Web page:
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2 Marine Vets Taught The World’s Worst Purse Snatcher A Lesson
A would-be thief made a huge mistake on Aug. 2 when he tried (and failed) to steal a woman’s purse outside of a supermarket in Cape Coral, Florida. His mistake? Like many — and we mean many, many would-be thieves — he didn’t count on a few Marine veterans standing nearby.
When 24-year-old Marshall Barker, attempted to snatch a woman’s purse from a shopping cart at a local Publix grocery store, she initially held her own, “grabb[ing] Barker and her purse, trying to wrestle it back from him," local law enforcement told the Cape Coral Daily Breeze.
After botching the theft, Barker attempted to flee — but two former Marines who witnessed the scuffle unfold stepped in.
One of the ex-Marines, Zach Bucher, who had dropped by the grocery store to pick up a bite to eat, and another former Marine, took off in pursuit. The two veterans caught up with Barker at a nearby convenience store and took him down.
"I mean I went up there just for a few seconds to grab some sushi," Zach Bucher, who lives nearby, told a local Fox News affiliate. "We ran him down and took him down over by the Circle K.”
Bucher and the other man — who wasn’t identified by name, but was cited by multiple sources as a former Marine — kept an eye on Barker until police arrived.
"He was yelling that he didn't do it and I was like 'yeah right, why are you running'," Bucher told Fox News.
Barker, who has been arrested at least six times since 2011, according to New Press, was arrested after the Marines subdued him, and charged with robbery by “sudden snatching,” a felony in the state.
He was then transported to Lee County Jail and his bail was set at $10,000, according to the Cape Coral Daily Breeze.
Though the Cape Coral Police Department encourages witnesses to leave law enforcement to them, Lt. Dana Coston told Fox she was encouraged by the actions of the two former Marines
"It was great to see that we had some citizens that were willing to step in and help this young lady," she said.
Constant deployments broke the Air Force's B-1 fleet. Now the service is facing a major bomber shortfall
On April 14, 2018, two B-1B Lancer bombers fired off payloads of Joint Air-to-Surface Standoff Missiles against weapons storage plants in western Syria, part of a shock-and-awe response to Syrian President Bashar al-Assad's use of chemical weapons against his citizens that also included strikes from Navy destroyers and submarines.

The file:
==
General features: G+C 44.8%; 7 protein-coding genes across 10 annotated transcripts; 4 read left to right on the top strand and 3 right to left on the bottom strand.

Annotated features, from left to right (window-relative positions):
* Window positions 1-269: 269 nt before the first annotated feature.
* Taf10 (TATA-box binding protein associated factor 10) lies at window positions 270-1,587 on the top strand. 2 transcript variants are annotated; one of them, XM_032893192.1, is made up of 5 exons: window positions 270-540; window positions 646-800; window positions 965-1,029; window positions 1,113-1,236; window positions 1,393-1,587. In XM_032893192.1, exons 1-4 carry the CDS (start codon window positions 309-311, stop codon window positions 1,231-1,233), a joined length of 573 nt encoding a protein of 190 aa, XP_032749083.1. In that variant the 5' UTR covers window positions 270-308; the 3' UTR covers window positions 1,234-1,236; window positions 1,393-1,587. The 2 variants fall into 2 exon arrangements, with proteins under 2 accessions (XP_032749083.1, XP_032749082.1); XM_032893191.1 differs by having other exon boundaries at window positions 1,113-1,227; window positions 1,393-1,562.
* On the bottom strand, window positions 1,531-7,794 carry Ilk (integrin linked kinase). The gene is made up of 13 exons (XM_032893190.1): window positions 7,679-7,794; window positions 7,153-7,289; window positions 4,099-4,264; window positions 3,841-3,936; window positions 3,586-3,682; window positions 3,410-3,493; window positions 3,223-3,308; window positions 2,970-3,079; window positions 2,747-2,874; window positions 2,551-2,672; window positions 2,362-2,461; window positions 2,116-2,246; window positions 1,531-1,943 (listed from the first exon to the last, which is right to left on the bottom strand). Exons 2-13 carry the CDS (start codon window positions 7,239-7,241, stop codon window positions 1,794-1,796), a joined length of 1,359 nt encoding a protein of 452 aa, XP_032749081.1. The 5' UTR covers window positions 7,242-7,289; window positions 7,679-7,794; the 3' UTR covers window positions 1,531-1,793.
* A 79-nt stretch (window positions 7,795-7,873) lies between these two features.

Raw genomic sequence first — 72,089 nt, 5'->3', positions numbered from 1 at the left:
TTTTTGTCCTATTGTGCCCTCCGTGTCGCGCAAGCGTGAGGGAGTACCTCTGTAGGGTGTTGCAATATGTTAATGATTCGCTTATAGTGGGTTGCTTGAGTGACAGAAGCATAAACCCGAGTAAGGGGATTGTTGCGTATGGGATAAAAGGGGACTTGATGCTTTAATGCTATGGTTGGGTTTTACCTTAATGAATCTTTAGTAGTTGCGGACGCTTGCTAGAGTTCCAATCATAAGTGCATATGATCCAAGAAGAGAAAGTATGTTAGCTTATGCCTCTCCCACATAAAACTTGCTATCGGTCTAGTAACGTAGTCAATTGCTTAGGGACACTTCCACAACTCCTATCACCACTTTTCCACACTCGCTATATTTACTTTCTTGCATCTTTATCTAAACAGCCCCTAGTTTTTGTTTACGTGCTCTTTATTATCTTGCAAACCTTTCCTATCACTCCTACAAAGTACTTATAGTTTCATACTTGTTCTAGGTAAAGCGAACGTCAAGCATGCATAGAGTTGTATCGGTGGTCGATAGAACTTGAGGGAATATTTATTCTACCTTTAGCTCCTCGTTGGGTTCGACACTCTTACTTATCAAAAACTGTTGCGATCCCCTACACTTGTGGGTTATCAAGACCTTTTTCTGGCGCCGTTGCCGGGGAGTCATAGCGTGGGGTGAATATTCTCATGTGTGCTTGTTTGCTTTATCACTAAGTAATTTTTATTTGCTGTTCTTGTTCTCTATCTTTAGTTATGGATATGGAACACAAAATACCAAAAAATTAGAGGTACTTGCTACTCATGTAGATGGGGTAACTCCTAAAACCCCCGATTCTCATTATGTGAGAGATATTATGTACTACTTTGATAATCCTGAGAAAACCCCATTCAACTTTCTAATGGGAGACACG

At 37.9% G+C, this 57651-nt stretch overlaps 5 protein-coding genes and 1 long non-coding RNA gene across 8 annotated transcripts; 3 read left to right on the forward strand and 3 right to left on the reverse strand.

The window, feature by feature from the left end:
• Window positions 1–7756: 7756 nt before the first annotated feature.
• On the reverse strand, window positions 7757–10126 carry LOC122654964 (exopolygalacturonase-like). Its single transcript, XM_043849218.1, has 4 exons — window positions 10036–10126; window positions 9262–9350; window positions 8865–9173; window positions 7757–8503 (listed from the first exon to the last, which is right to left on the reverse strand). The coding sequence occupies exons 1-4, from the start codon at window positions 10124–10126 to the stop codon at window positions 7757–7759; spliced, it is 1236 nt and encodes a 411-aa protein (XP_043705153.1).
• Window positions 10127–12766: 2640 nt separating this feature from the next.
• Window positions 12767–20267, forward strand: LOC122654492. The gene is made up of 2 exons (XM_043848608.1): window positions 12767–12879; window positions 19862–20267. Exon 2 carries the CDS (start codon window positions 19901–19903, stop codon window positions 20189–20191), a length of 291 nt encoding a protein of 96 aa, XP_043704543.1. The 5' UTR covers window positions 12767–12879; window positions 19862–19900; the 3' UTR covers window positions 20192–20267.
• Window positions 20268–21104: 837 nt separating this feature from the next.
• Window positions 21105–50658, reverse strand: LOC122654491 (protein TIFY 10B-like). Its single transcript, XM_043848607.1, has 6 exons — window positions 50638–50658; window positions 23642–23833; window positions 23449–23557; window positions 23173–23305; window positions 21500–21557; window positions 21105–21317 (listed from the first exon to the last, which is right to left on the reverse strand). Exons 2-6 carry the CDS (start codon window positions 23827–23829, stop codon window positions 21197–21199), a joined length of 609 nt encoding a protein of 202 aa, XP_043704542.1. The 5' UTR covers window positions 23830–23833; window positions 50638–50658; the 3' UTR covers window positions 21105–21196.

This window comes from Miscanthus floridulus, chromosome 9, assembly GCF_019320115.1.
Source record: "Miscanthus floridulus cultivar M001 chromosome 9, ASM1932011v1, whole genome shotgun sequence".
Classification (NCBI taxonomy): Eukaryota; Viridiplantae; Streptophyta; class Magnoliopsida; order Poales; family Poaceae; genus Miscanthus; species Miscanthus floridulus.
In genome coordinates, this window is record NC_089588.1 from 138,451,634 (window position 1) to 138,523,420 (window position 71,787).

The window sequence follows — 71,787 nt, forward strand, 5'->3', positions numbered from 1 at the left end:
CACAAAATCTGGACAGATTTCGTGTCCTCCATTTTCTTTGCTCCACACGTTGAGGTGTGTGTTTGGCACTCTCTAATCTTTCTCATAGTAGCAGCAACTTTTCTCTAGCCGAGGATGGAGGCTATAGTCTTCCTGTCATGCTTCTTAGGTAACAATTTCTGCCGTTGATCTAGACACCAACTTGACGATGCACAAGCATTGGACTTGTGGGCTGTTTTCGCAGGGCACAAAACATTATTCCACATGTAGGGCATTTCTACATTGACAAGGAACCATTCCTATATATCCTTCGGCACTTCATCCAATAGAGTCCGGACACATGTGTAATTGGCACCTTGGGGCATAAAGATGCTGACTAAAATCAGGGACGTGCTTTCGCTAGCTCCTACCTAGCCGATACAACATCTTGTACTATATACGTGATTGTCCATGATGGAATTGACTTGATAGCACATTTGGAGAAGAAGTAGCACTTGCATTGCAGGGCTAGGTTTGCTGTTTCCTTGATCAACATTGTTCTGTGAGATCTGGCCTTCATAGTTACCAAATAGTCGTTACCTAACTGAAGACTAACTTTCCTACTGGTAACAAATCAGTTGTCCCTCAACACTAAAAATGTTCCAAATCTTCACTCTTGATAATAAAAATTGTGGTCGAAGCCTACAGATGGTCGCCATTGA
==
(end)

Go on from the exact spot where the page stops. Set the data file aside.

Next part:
In all, the two bombers fired 19 JASSMs, successfully eliminating their targets. But the moment would ultimately be one of the last — and certainly most publicized — strategic strikes for the aircraft before operations began to wind down for the entire fleet.
A few months after the Syria strike, Air Force Global Strike Command commander Gen. Tim Ray called the bombers back home. Ray had crunched the data, and determined the non-nuclear B-1 was pushing its capabilities limit. Between 2006 and 2016, the B-1 was the sole bomber tasked continuously in the Middle East. The assignment was spread over three Lancer squadrons that spent one year at home, then six month deployed — back and forth for a decade.
The constant deployments broke the B-1 fleet. It's no longer a question of if, but when the Air Force and Congress will send the aircraft to the Boneyard. But Air Force officials are still arguing the B-1 has value to offer, especially since it's all the service really has until newer bombers hit the flight line in the mid-2020s.
Editor's Note: The following story highlights a veteran at Verizon committed to including talented members of the military community in its workplace. Verizon is a client of Hirepurpose, a Task & Purpose sister company. Learn More.
Verizon values leadership, motivation, self-discipline, and hard work — all characteristics that veterans bring to the table. Sometimes, however, veterans struggle with the transition back into the civilian workplace. They may need guidance on interview skills and resume writing, for example.
By participating in the Hiring Our Heroes Corporate Fellowship Program and developing internal programs to help veterans find their place, Verizon continues its support of the military community and produces exceptional leaders.
CAIRO (Reuters) - Islamic State's media network on Monday issued an audio message purporting to come from its leader Abu Bakr al-Baghdadi saying operations were taking place daily and urging freedom for women jailed in Iraq and Syria over their alleged links to the group.
"Daily operations are underway on different fronts," he said in the 30-minute tape published by the Al Furqan network, in what would be his first message since April. He cited several regions such as Mali and the Levant but gave no dates.
'An insane game changer' — Soldiers are about to receive the Army's most advanced night vision goggles yet
Soldiers with the 1st Infantry Division are just days away from becoming the first to get their hands on the most advanced night vision goggles the Army has fielded yet.